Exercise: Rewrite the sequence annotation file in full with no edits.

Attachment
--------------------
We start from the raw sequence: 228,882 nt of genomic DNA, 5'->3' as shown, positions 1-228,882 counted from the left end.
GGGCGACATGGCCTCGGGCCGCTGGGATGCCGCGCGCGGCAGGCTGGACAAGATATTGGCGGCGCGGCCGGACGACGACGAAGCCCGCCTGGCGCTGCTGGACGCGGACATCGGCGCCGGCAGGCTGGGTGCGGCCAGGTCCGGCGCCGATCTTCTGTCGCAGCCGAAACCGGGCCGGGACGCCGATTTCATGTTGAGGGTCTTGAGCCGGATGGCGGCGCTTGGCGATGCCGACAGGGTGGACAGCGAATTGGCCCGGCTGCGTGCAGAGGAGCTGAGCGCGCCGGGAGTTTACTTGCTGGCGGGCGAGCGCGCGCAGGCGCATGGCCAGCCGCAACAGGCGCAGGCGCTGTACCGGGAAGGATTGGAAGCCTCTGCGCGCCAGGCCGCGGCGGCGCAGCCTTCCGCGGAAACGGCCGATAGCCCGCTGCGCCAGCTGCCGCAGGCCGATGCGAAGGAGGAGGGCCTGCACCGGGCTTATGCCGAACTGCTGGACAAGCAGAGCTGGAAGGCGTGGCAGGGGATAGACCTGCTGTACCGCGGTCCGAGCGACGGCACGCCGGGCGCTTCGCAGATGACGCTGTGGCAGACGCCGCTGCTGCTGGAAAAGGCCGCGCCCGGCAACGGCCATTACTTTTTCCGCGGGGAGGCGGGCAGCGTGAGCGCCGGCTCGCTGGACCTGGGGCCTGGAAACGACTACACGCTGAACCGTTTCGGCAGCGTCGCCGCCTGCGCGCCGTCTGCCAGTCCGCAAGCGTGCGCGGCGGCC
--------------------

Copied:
We start from the raw sequence: 228,882 nt of genomic DNA, 5'->3' as shown, positions 1-228,882 counted from the left end.
GGGCGACATGGCCTCGGGCCGCTGGGATGCCGCGCGCGGCAGGCTGGACAAGATATTGGCGGCGCGGCCGGACGACGACGAAGCCCGCCTGGCGCTGCTGGACGCGGACATCGGCGCCGGCAGGCTGGGTGCGGCCAGGTCCGGCGCCGATCTTCTGTCGCAGCCGAAACCGGGCCGGGACGCCGATTTCATGTTGAGGGTCTTGAGCCGGATGGCGGCGCTTGGCGATGCCGACAGGGTGGACAGCGAATTGGCCCGGCTGCGTGCAGAGGAGCTGAGCGCGCCGGGAGTTTACTTGCTGGCGGGCGAGCGCGCGCAGGCGCATGGCCAGCCGCAACAGGCGCAGGCGCTGTACCGGGAAGGATTGGAAGCCTCTGCGCGCCAGGCCGCGGCGGCGCAGCCTTCCGCGGAAACGGCCGATAGCCCGCTGCGCCAGCTGCCGCAGGCCGATGCGAAGGAGGAGGGCCTGCACCGGGCTTATGCCGAACTGCTGGACAAGCAGAGCTGGAAGGCGTGGCAGGGGATAGACCTGCTGTACCGCGGTCCGAGCGACGGCACGCCGGGCGCTTCGCAGATGACGCTGTGGCAGACGCCGCTGCTGCTGGAAAAGGCCGCGCCCGGCAACGGCCATTACTTTTTCCGCGGGGAGGCGGGCAGCGTGAGCGCCGGCTCGCTGGACCTGGGGCCTGGAAACGACTACACGCTGAACCGTTTCGGCAGCGTCGCCGCCTGCGCGCCGTCTGCCAGTCCGCAAGCGTGCGCGGCGGCC